Wednesday, April 20, 2011

April 20th, 2011

We surprise a sweet herd of grazing deer!

It is Monday, and we have an early afternoon appointment in Oliver.  We set off to travel the Richter Pass Highway.  It is not a road for dallying, but I have the camera 'at the ready' and manage to snap a few pictures of the Lower Similkameen Valley before we start to ascend the Richter Pass, over the mountains into the
Okanagan Valley.....Charles notes the lack of run-off in the Similkameen River, and shakes his head at the thought of the results of a sudden hot spell which would bring the mountain streams in a race to fill the river bed.

Before we make the turn to Osoyoos we pass Mount Chapaka, straddling the border between British Columbia  and Washington, and remember visiting Charles' sister and her husband where they were camped on the far side of the mountain, fishing at a lovely little remote lake.

We speed along through the Richter Ranch 

and I catch a picture of the old, winding take-it-easy road that we used in our early days in the Similkameen, and upon which my prairie bred father clung to his seat when he accompanied Charles to a meeting at the other end of the old mountain 'trail'.

we pass Spotted Lake, which is looking quite colourful, and and beautiful with it's white ringed circles of different hues

Over the top, and into the Okanagan Valley, and Osoyoos in the distance, which is 
where we turn north to Oliver

Business finished, Charles very sweetly abandons the fast highway and we turn to go up into the hills, 
through the Willowbrook community and every onwards to come out at Twin Lakes and there, just around the corner, is the construction line-up!!!  But what a lovely drive we have had
on this quiet country road.

There are lots of small holdings along with larger ranches and rocky outcroppings

Eventually we come to the perimeters of the White Lake Radio Astrophysical Observatory

whereupon a sudden snow squall sweeps down upon us and our first pictures of the
Observatory are shrouded in mist and snow

the storm carries on its way. the sky clears and we are able to see the large dishes which scan the heavens for signs and portents.

We note that besides being the home of this famous observatory the land also shares accomodation with
the Sage Thrusher, and we keep our eyes peeled, but see none

We continue along the road to Twin Lakes

and as we turn a corner we come upon the most delightful scene -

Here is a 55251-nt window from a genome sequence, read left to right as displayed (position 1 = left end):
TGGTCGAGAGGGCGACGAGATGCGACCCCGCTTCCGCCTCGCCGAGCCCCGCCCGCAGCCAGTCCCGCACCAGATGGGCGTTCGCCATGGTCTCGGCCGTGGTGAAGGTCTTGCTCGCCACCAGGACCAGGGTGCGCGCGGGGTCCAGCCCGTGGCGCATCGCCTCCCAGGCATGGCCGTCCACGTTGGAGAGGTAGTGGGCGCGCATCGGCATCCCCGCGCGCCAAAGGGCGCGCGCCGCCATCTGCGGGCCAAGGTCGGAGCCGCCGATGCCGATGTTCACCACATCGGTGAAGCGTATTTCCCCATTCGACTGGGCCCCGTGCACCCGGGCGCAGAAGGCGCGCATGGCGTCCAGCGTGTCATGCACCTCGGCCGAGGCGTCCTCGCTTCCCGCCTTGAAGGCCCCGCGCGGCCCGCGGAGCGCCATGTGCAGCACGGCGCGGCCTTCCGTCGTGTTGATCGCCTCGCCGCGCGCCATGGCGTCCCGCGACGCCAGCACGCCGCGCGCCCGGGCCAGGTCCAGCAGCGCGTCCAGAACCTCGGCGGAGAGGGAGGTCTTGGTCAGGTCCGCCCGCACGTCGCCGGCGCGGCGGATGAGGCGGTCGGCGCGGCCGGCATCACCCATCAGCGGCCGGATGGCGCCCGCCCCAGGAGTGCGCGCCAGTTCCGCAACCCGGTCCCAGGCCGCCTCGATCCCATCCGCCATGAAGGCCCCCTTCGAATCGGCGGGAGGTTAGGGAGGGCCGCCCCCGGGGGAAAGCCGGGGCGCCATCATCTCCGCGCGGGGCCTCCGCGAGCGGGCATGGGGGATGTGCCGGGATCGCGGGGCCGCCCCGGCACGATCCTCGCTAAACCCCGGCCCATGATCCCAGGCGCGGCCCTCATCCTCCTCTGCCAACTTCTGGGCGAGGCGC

a dozen white tail deer, grazing the tender new green grass, 
quite oblivious to us, except for one curious doe who raised her head
in friendly fashion.

I am so excited about seeing these lovely creatures and we linger, watching them feed.

Eventually we think about the timing of the construction line-up and continue on our way past the golf course, where once we enjoyed eternal frustration.

Into the breech once more, waiting for the long line of cars to move past the mammoth machinery, through the dust and the rocks on the road.  I spy a hawk, hovering overhead, and try to get a decent picture,
but alas, to no avail.

At home our visiting son, David, captures a picture of a sharp shinned hawk who has come to terrorize the
little birds and stayed to pose.

as well as two blackbirds, sitting side by each on a distant branch.

All in all, a really perfect day, - most satisfactory for my soul.  The kind you say 'thanks' for......

Tuesday, April 19, 2011

 ABC Wednesday

The letter this week is N, which stands for Nebula

Stellar Spire in the Eagle Nebula

The Eagle has risen: Stellar spire in the Eagle Nebula

Appearing like a winged fairy-tale creature poised on a pedestal, this object is actually a billowing tower of cold gas and dust rising from a stellar nursery called the Eagle Nebula.  The soaring tower is 9.5 light years, or about 90 trillion kilometres high, about twice the distance from our Sun to the nearest star.
Stars in the Eagle Nebula are born in clouds of cold hydrogen gas that reside in chaotic neighbourhoods where energy from young stasrs sculpts fantasy-like landscapes in the gas.  The tower may be a giant incubator tor those newborn stars.  A torrent of ultraviolet light from a band of massive, hot, young stars is presently eroding 
this fabulous pillar..information from the internet

.A great place to go to see and explore heavenly creations such as this amazing nebula is The Galaxy Zoo, and a visit to this link will introduce you to a tutorial on ways to assist astronomers  in their discovery of the great array of fabulous objects in our universe.  

For other great interpretations of the letter N take the space ship over to ABC Wednesday, with thanks to Mrs. Nesbitt and her kindly crew of helpers.